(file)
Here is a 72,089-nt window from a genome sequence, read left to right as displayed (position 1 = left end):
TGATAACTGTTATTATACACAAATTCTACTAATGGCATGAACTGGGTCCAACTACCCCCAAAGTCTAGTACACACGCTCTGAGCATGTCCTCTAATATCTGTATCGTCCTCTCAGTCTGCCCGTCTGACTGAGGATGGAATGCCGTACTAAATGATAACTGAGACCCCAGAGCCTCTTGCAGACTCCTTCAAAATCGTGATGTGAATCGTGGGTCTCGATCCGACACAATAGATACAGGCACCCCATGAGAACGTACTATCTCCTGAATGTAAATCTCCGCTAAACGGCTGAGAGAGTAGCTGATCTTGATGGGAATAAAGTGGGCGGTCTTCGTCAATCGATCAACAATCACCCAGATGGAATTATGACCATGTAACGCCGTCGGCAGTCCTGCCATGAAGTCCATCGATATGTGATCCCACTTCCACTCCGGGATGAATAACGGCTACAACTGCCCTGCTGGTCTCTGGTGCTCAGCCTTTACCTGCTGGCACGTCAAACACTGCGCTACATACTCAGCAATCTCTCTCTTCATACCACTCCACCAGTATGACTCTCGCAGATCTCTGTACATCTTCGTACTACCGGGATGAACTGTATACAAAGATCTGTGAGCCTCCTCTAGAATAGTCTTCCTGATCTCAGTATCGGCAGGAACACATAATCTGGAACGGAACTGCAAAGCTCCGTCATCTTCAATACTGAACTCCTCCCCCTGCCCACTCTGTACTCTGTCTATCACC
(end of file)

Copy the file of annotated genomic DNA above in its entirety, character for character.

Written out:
Here is a 72,089-nt window from a genome sequence, read left to right as displayed (position 1 = left end):
TGATAACTGTTATTATACACAAATTCTACTAATGGCATGAACTGGGTCCAACTACCCCCAAAGTCTAGTACACACGCTCTGAGCATGTCCTCTAATATCTGTATCGTCCTCTCAGTCTGCCCGTCTGACTGAGGATGGAATGCCGTACTAAATGATAACTGAGACCCCAGAGCCTCTTGCAGACTCCTTCAAAATCGTGATGTGAATCGTGGGTCTCGATCCGACACAATAGATACAGGCACCCCATGAGAACGTACTATCTCCTGAATGTAAATCTCCGCTAAACGGCTGAGAGAGTAGCTGATCTTGATGGGAATAAAGTGGGCGGTCTTCGTCAATCGATCAACAATCACCCAGATGGAATTATGACCATGTAACGCCGTCGGCAGTCCTGCCATGAAGTCCATCGATATGTGATCCCACTTCCACTCCGGGATGAATAACGGCTACAACTGCCCTGCTGGTCTCTGGTGCTCAGCCTTTACCTGCTGGCACGTCAAACACTGCGCTACATACTCAGCAATCTCTCTCTTCATACCACTCCACCAGTATGACTCTCGCAGATCTCTGTACATCTTCGTACTACCGGGATGAACTGTATACAAAGATCTGTGAGCCTCCTCTAGAATAGTCTTCCTGATCTCAGTATCGGCAGGAACACATAATCTGGAACGGAACTGCAAAGCTCCGTCATCTTCAATACTGAACTCCTCCCCCTGCCCACTCTGTACTCTGTCTATCACC